If you’ve been thinking about becoming an egg donor or using donated eggs to have a child, you’ve probably found a lot of contradicting information.
It’s important to understand the process and know what to expect when it comes to such an important decision.
Let’s debunk some popular misconceptions so you can be armed with the right information.
Myth 1: It is painful and uncomfortable to donate eggs.
During the preparatory period before the egg donation takes place, donors must inject follicle stimulating hormones.
There can be some side effects, including a headache, upset stomach, and cold-like symptoms. The majority of the time, these effects are mild and short-lived.
Concerning the actual procedure where the eggs are retrieved, there is no surgical incision, it rarely takes longer than 15 minutes, and the donor is lightly sedated.
As with the hormones, women report only mild side effects. If you get some over-the-counter pain meds at the drugstore, you should feel fine.
Here’s the bottom line: there are some mild side effects you could experience as a donor, but most women report little to no pain.
Myth 2: Donating eggs will hurt my fertility.
There are a couple of common misconceptions that contribute to this myth.
One is that donating eggs will deplete your egg storage.
Women are born with hundreds of thousands of eggs. During the donation procedure, the number of eggs harvested is the number that a woman naturally produces during ovulation.
What does this mean? It means that you would only be donating the number you would naturally lose that month anyway.
Another misconception is that the hormones you take can hurt your fertility.
This is also false: the hormones you take as a donor are similar to your natural hormones, and will not cause infertility.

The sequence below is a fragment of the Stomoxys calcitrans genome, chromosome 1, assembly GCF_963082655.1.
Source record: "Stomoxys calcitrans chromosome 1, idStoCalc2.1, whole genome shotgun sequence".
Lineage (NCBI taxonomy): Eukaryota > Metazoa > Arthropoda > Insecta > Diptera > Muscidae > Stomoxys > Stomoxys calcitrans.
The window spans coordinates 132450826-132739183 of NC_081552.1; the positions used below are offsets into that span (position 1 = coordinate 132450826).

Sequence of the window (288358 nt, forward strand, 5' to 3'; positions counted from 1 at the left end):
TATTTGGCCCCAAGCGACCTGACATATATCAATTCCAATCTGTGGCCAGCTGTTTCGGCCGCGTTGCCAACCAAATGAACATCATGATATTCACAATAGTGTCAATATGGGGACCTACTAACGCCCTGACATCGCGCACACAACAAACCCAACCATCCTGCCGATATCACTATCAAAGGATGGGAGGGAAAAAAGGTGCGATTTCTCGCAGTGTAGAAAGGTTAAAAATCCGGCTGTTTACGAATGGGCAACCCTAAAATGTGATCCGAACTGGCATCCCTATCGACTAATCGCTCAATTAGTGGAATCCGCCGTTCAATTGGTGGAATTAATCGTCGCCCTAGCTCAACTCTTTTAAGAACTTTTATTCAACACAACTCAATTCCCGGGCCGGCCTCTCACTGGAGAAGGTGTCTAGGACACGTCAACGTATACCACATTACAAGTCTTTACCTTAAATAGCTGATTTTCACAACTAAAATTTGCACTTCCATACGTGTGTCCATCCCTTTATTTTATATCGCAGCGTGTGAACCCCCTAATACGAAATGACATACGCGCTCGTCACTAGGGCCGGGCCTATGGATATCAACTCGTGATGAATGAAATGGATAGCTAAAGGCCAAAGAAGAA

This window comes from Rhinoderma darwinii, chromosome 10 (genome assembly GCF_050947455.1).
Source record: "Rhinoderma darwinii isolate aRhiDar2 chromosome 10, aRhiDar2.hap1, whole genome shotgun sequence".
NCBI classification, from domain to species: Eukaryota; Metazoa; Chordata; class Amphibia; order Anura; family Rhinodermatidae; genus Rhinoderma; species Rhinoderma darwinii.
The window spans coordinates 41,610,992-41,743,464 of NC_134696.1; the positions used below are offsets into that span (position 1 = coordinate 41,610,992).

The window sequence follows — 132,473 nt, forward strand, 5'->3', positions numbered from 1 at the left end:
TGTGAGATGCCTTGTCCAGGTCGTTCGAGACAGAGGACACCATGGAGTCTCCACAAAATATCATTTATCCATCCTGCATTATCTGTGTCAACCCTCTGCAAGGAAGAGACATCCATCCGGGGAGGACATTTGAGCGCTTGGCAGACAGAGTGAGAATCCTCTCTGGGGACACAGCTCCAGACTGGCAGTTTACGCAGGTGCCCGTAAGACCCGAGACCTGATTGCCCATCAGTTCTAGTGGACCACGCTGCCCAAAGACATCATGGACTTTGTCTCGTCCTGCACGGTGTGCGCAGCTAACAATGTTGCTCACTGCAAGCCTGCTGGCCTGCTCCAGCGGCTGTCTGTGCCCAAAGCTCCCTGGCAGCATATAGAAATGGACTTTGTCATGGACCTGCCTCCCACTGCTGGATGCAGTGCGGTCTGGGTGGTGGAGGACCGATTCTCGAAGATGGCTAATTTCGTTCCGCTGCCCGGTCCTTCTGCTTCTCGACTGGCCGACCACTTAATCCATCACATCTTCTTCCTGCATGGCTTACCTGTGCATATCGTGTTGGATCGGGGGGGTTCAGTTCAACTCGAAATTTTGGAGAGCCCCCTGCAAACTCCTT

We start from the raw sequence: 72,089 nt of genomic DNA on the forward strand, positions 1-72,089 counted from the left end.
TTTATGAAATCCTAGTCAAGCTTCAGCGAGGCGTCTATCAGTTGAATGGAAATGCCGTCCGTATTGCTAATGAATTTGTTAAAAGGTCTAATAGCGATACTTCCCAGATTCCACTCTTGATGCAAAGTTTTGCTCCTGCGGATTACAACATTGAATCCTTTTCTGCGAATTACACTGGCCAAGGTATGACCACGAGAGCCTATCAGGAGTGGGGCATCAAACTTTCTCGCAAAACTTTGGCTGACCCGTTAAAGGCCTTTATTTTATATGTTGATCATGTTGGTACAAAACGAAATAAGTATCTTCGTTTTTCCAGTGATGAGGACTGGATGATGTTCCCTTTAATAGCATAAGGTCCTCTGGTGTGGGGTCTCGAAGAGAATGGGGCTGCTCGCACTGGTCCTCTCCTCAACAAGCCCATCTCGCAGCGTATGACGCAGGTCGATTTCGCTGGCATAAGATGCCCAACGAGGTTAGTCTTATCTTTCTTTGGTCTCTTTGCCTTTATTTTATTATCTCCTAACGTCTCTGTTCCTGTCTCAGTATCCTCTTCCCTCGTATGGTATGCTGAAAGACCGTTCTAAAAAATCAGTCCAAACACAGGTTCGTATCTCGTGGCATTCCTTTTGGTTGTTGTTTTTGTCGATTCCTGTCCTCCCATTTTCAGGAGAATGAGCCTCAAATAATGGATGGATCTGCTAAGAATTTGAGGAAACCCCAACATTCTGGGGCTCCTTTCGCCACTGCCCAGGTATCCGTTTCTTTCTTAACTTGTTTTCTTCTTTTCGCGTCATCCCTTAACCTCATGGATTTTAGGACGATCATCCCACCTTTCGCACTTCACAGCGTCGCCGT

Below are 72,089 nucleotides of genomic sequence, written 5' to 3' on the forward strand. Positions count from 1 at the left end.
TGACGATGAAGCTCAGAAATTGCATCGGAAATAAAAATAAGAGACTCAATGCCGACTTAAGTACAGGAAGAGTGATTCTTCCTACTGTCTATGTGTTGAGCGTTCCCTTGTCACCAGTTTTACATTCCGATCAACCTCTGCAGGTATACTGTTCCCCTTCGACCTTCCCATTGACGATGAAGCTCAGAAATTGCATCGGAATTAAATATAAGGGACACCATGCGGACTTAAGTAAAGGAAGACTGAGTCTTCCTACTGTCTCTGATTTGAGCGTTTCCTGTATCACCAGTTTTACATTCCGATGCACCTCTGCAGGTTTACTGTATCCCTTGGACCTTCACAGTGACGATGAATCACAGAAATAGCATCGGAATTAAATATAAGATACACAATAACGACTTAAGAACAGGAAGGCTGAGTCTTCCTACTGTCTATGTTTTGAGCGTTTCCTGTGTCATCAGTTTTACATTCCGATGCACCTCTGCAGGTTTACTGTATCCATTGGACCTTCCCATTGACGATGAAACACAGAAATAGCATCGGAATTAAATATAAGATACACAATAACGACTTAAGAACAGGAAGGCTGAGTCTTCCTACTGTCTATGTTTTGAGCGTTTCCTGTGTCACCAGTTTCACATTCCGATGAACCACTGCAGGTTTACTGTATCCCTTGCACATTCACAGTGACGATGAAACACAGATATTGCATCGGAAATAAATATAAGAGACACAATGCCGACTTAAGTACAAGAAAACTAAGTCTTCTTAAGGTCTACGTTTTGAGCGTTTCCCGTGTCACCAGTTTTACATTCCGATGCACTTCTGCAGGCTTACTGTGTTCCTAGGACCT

Myth 3: Donating eggs is detrimental to my health.
There have been claims that donating eggs can lead to breast or ovarian cancer.
But according to recent research, there’s no convincing evidence that egg donation causes cancer.
Myth 4: Anyone can be an egg donor, even someone who is uneducated or sick.
Donors go through a screening process in order to become donors and ensure the eggs donated are of good quality.
Some of the common requirements for donors are:
- Must have a high school diploma or equivalent
- Have a body mass index lower than 29
- Be in their 20s
- Have good physical and mental health
- Are a non-smoker who doesn’t use drugs
Depending on the clinic, there may be other requirements pertaining to personal and family history of cancer, heart disease, and psychiatric conditions.
Myth 5: Egg donors only want money.
While there is a financial component to being an egg donor, money is by no means the only motivator.
Choosing to donate eggs or use an egg donor is a big decision, but it can also be extremely rewarding.
Hopefully, this post has given you a better and more accurate understanding of egg donation.
If you have any thoughts, opinions, or experiences related to egg donation, feel free to leave a comment!